Is it Diabetic Nerve Damage?

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11/16/2009 - Questions and Answers

Is it Diabetic Nerve Damage?

By: Mark Castleden



I have type 2 diabetes and it is not under control. I take insulin twice daily - 52 units mornings and 36 evenings. I'm an over-eater. I'm a woman, 236 lbs and 5' 6". I feel cold in various parts, most often in my lower stomach, sometimes in my chest, back and arms. It's uncomfortable and frightening. Could this be related to my diabetes? Could nerve damage cause the coldness? I also have burning and stinging in my limbs, at times.


A few diabetic patients will experience cold clammy skin when their blood sugar falls below normal. This is caused by too much insulin or oral medication, and more exercise or activity than usual. Skipping or delaying meals or snacks, or eating less food than usual can also bring on hypoglycemia.

If you are having one of your "cold" spells, check your blood sugar with a home testing device. Record this number for your doctor to see. If it's low, then follow your doctor's directions on what to do when you have a low blood sugar. The usual thing to do is to eat something, drink orange juice, a few sugar packets dissolved in orange juice or just suck on some hard candy. Just enough to make you feel better.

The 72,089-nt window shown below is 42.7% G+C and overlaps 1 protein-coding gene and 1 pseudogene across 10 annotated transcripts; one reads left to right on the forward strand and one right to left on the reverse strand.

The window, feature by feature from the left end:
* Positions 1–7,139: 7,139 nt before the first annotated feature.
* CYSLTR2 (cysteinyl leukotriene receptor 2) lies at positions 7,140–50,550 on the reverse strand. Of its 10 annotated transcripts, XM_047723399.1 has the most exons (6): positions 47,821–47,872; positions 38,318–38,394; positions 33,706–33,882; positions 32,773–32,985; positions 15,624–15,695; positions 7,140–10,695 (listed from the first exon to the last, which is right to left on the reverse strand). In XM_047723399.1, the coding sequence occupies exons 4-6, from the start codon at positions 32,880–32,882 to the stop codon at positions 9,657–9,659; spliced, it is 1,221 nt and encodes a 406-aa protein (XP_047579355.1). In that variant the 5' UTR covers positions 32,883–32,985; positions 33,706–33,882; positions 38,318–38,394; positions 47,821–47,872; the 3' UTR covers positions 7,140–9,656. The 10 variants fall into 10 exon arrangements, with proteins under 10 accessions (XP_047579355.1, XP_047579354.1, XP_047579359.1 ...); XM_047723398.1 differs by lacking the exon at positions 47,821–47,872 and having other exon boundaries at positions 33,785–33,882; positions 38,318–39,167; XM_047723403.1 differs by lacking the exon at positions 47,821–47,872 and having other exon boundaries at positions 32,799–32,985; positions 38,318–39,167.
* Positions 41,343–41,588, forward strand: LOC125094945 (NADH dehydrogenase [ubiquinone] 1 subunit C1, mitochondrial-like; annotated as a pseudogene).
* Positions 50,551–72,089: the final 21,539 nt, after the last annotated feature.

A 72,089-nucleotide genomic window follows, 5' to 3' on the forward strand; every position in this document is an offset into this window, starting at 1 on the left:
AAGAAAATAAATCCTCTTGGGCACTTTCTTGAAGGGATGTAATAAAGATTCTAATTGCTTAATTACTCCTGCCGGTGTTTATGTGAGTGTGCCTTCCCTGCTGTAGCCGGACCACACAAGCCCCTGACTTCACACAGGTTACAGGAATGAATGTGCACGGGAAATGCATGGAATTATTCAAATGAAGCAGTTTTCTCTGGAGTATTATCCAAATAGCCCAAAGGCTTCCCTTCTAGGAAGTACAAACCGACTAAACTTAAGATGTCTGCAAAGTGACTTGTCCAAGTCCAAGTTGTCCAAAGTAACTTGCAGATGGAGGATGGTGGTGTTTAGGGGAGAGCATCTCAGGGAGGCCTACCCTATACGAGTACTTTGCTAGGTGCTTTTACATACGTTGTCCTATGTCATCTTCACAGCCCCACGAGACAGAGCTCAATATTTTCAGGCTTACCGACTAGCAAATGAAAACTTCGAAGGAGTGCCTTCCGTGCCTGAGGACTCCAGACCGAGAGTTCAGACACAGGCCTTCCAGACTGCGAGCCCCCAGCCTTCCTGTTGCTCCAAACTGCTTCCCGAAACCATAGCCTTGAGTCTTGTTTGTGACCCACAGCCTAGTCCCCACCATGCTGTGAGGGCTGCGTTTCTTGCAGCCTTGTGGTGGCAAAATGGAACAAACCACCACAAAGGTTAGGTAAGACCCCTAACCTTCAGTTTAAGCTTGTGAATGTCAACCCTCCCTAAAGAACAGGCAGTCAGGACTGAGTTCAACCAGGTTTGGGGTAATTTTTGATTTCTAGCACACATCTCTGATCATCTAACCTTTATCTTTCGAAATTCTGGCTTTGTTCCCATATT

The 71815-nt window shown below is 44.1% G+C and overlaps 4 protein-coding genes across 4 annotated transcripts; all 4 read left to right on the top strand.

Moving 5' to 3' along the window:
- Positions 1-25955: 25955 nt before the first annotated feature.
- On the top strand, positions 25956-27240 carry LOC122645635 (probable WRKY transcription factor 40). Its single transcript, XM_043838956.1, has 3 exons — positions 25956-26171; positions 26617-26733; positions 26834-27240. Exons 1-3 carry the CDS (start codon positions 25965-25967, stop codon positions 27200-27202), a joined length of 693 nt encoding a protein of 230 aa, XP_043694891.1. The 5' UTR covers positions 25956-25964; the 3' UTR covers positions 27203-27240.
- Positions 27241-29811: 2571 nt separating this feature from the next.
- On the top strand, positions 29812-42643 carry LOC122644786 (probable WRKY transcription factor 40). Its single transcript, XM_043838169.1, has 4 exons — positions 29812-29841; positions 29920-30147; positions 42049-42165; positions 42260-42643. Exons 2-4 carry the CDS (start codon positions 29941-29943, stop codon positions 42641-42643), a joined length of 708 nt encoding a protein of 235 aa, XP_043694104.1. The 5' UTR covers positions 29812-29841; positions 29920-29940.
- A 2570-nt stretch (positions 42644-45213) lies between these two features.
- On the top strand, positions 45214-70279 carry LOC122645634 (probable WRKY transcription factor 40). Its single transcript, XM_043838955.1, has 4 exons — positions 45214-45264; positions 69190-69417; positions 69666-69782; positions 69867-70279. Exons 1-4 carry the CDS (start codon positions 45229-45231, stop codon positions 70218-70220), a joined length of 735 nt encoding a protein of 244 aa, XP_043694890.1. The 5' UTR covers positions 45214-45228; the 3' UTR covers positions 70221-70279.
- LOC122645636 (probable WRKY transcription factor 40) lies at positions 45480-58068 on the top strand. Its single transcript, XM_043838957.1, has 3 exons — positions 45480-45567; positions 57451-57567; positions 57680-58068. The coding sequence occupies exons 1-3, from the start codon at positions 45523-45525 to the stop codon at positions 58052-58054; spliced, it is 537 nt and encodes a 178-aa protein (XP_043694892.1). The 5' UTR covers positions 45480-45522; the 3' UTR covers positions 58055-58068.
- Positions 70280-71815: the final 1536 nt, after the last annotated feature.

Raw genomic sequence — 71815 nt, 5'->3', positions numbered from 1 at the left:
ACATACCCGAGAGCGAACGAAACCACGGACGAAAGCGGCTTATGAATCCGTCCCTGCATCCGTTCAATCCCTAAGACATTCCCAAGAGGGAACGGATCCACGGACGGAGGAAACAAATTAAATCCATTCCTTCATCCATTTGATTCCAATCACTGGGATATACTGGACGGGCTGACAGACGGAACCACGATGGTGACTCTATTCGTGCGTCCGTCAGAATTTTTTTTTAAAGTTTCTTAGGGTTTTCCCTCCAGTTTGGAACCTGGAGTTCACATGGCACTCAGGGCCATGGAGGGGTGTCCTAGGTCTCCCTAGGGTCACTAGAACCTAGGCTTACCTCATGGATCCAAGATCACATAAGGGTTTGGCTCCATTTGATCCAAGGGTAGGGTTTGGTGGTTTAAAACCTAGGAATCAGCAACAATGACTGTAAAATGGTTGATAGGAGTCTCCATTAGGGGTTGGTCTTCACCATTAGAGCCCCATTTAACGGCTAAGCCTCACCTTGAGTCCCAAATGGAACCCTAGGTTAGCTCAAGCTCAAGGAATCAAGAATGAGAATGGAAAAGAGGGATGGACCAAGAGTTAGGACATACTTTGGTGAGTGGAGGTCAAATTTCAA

Your diabetes might be out of control for several reasons:

1. Not following a diabetic diet.
2. Inactivity or no exercise at all.
3. Eating the wrong food, especially those that can aggravate diabetes.
4. Not taking the proper dose of insulin.

You didn't mention your age but if you are pre-menopausal or menopausal, the hormonal changes may be causing your symptoms. You doctor should be able to determine this and give you proper medications to alleviate your symptoms. The burning and stinging that you describe can certainly be from nerve damage or "neuropathy" from your diabetes. Again see your doctor as diabetic neuropathy can be easily checked in the office and treated by good sugar control.

NOTE: It is important you wear or carry medical identification indicating you are a diabetic. It is recommended you attend a diabetes education program to understand diabetes and all aspects of its treatment including diet, exercise, personal hygiene, medications and getting regular eye exams. Controlling high blood sugar helps prevent heart disease, strokes, kidney disease and circulation problems.



Created on: 11/18/2002
Reviewed on: 11/16/2009

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